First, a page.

Does any other city name their creeks in this type of sequential order, from First through Fourth Creeks?

Written on Downtown Knoxville's Whittle Uprising :

I remember seeing the streetcar rails entering that former Trailways bus station parking lot into the late 1970s. They were one of the last traces downtown of the streetcar heritage.

The other relics of the streetcar era downtown were the poles on the Gay Street bridge, then in 1981 when Cumberland and Main were torn up for World's Fair related rebuilding. Tracks that had been buried in asphalt re-emerged briefly between Henley and the Southern railroad bridge.

Written on Is Knoxville Really the "Worst City" for Public Transportation?:

The key is that buses are relatively unpopular and unused in cities similar in size to Knoxville.

What works better are light rail or streetcar lines which are being installed in medium size cities with great success around the country.

Light rail is perceived as cleaner, safer, and more modern than buses. It also leads to the rehabilitation and renewal of neighborhoods along its routes.

Perhaps Knoxville should consider a starter light rail system that would connect the downtown attractions starting with the Old City and Market Square with UT with extensions going west down Cumberland Avenue and Kingston Pike in a dedicated median strip.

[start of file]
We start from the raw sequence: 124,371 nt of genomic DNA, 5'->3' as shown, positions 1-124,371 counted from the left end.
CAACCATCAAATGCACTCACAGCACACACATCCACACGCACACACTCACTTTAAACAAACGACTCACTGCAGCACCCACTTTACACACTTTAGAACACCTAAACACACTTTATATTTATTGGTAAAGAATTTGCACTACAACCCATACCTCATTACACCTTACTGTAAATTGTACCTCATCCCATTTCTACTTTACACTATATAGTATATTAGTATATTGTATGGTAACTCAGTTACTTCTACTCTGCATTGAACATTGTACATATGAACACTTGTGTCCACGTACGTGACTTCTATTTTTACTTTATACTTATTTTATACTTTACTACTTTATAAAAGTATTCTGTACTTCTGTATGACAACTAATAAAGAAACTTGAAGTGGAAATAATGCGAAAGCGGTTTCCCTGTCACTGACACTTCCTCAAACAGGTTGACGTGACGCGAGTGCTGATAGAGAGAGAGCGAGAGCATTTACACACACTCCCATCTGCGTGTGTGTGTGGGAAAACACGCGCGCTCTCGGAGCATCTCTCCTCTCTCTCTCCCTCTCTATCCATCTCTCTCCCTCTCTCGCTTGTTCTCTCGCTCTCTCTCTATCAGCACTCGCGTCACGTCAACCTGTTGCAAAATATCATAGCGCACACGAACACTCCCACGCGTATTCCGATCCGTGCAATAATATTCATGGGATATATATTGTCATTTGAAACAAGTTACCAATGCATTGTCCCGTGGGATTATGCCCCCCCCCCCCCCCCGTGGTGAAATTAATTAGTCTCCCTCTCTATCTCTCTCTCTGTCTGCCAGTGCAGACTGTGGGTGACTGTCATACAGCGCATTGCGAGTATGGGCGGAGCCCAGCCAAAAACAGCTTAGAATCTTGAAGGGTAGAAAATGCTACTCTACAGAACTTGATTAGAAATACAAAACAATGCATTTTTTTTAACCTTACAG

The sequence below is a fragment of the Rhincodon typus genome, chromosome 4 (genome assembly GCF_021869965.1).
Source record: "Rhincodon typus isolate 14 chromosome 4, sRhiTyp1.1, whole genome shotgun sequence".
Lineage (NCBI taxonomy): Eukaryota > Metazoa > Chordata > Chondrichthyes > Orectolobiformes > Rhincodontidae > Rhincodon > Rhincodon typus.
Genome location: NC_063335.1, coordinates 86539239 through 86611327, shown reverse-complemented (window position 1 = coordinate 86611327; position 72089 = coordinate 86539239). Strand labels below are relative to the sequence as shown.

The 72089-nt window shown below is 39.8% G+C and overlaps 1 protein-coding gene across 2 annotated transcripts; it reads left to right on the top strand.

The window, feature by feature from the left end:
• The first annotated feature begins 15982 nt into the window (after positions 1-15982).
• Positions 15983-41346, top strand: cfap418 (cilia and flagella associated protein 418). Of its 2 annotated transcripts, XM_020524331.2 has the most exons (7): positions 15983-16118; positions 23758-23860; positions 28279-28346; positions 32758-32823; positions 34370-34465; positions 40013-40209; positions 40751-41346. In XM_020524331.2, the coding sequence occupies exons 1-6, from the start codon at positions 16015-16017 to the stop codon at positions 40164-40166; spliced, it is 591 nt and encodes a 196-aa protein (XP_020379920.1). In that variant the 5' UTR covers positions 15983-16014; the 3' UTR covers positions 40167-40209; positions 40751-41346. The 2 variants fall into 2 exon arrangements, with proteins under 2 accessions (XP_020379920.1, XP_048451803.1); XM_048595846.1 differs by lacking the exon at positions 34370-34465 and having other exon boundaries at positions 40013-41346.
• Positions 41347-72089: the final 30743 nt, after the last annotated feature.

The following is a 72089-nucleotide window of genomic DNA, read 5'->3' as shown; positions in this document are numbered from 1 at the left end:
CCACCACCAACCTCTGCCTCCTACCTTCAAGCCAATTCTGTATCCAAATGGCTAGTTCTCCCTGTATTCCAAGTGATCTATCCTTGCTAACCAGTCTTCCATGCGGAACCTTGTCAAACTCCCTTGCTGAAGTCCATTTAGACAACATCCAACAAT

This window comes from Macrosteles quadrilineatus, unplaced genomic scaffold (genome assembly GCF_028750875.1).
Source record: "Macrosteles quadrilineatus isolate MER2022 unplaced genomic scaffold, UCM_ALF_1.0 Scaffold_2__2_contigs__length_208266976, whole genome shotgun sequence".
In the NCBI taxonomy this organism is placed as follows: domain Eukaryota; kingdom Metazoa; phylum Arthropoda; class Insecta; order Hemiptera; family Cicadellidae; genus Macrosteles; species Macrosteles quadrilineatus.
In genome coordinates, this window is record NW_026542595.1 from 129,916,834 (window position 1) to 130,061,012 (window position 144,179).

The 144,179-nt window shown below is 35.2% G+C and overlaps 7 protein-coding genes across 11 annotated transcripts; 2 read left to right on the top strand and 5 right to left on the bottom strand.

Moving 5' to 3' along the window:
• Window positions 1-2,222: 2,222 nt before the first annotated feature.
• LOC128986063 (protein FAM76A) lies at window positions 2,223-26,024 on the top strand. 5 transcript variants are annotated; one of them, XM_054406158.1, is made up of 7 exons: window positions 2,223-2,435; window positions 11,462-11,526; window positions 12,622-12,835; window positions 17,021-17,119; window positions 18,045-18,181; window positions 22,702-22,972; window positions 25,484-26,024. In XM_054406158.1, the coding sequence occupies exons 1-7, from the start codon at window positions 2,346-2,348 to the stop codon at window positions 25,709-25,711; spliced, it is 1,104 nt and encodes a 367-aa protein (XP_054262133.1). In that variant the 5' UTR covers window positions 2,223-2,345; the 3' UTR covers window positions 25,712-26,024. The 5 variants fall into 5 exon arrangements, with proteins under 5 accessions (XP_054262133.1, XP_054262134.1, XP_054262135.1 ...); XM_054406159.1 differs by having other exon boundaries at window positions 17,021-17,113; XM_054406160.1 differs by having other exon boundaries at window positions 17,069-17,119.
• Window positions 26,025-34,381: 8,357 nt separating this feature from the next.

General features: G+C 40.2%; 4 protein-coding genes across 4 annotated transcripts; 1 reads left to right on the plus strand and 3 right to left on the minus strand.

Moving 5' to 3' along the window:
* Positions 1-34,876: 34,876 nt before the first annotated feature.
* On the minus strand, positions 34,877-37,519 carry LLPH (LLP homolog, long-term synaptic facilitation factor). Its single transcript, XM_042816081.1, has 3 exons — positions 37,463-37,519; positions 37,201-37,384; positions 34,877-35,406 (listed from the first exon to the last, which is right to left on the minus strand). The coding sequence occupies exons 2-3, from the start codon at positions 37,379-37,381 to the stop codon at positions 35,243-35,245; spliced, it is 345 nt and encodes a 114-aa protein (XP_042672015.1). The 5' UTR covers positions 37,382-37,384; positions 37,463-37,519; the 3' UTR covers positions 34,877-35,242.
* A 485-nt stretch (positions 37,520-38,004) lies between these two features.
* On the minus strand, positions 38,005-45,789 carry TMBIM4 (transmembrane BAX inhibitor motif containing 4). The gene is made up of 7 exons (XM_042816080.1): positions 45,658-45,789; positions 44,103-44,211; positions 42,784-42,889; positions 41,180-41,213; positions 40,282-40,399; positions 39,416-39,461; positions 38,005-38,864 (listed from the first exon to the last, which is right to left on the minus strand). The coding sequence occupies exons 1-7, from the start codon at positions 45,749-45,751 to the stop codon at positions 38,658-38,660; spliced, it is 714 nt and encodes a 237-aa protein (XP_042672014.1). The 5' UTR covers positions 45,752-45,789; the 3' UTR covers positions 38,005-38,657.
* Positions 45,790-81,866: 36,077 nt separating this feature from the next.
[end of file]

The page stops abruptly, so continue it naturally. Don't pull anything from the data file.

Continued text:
Sure, light rail takes money from various sources but is it cheaper to keep operating mostly empty buses?

Written on UT Ranked #8 Party School by Playboy:

The article is somewhat dated-UT has not had an "outstanding football team" since 2006.

Notre Dame has had it own Bengal Bouts boxing tournament for decades now each spring.

Written on David Madden’s Memory of Meeting Tennessee Williams:

I recall him speaking at the University Center and reading his poem The Carousel in 1979. He stayed at the Sheraton by the Krystals and signed a book I left for him at the front desk.

Written on Asobi Seksu Wants to Bring Back Hi-Fi:

Their album "Citrus" is a modern shoegazer classic. If you had to pick one song download "Pink Cloud Tracing Paper."

Written on Seva David Ball Races Against Time (and Mold) to Save the Earliest Recordings of the Moog Synthesizer:

in response to sevadaflava:

keith emerson has indeed contributed significantly to the Bob Moog Foundation.

now if only everyone who has ever downloaded an illegal song would give $5, just one time, to the Bob Moog Foundation, we'd be able to save every tape, plus build the Moogseum in no time flat. the two biggest influences in pop music in the 20th century were Les Paul's solid-body electric guitar, and Bob Moog's synthesizer.

Check out the Byrds' trippy "Moog Raga" instrumental track from 1967.

Written on Non-Sequitur Letter of the Year!:

Chicago connection with the references?